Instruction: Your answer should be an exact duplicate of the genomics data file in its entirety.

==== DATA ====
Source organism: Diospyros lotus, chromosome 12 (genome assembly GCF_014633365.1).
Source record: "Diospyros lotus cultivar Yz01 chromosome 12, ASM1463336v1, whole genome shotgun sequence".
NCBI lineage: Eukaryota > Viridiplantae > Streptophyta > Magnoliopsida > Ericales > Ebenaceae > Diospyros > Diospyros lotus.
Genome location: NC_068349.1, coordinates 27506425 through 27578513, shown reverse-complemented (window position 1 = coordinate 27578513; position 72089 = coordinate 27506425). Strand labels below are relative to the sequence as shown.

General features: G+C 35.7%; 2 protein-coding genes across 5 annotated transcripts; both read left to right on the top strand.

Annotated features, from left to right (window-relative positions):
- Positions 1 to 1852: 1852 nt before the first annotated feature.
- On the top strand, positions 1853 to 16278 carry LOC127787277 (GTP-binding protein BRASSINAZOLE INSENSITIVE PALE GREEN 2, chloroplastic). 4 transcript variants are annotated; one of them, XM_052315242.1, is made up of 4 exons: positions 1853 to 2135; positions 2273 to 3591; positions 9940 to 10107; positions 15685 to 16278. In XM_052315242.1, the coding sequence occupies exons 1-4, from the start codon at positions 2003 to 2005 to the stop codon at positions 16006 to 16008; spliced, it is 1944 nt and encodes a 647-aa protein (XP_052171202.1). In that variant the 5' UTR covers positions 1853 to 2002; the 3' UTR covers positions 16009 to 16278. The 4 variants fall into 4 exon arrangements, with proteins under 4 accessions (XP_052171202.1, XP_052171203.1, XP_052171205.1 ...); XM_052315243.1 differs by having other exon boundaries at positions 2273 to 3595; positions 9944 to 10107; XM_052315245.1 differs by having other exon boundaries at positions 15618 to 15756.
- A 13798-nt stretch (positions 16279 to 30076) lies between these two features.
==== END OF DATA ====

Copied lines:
Source organism: Diospyros lotus, chromosome 12 (genome assembly GCF_014633365.1).
Source record: "Diospyros lotus cultivar Yz01 chromosome 12, ASM1463336v1, whole genome shotgun sequence".
NCBI lineage: Eukaryota > Viridiplantae > Streptophyta > Magnoliopsida > Ericales > Ebenaceae > Diospyros > Diospyros lotus.
Genome location: NC_068349.1, coordinates 27506425 through 27578513, shown reverse-complemented (window position 1 = coordinate 27578513; position 72089 = coordinate 27506425). Strand labels below are relative to the sequence as shown.

General features: G+C 35.7%; 2 protein-coding genes across 5 annotated transcripts; both read left to right on the top strand.

Annotated features, from left to right (window-relative positions):
- Positions 1 to 1852: 1852 nt before the first annotated feature.
- On the top strand, positions 1853 to 16278 carry LOC127787277 (GTP-binding protein BRASSINAZOLE INSENSITIVE PALE GREEN 2, chloroplastic). 4 transcript variants are annotated; one of them, XM_052315242.1, is made up of 4 exons: positions 1853 to 2135; positions 2273 to 3591; positions 9940 to 10107; positions 15685 to 16278. In XM_052315242.1, the coding sequence occupies exons 1-4, from the start codon at positions 2003 to 2005 to the stop codon at positions 16006 to 16008; spliced, it is 1944 nt and encodes a 647-aa protein (XP_052171202.1). In that variant the 5' UTR covers positions 1853 to 2002; the 3' UTR covers positions 16009 to 16278. The 4 variants fall into 4 exon arrangements, with proteins under 4 accessions (XP_052171202.1, XP_052171203.1, XP_052171205.1 ...); XM_052315243.1 differs by having other exon boundaries at positions 2273 to 3595; positions 9944 to 10107; XM_052315245.1 differs by having other exon boundaries at positions 15618 to 15756.
- A 13798-nt stretch (positions 16279 to 30076) lies between these two features.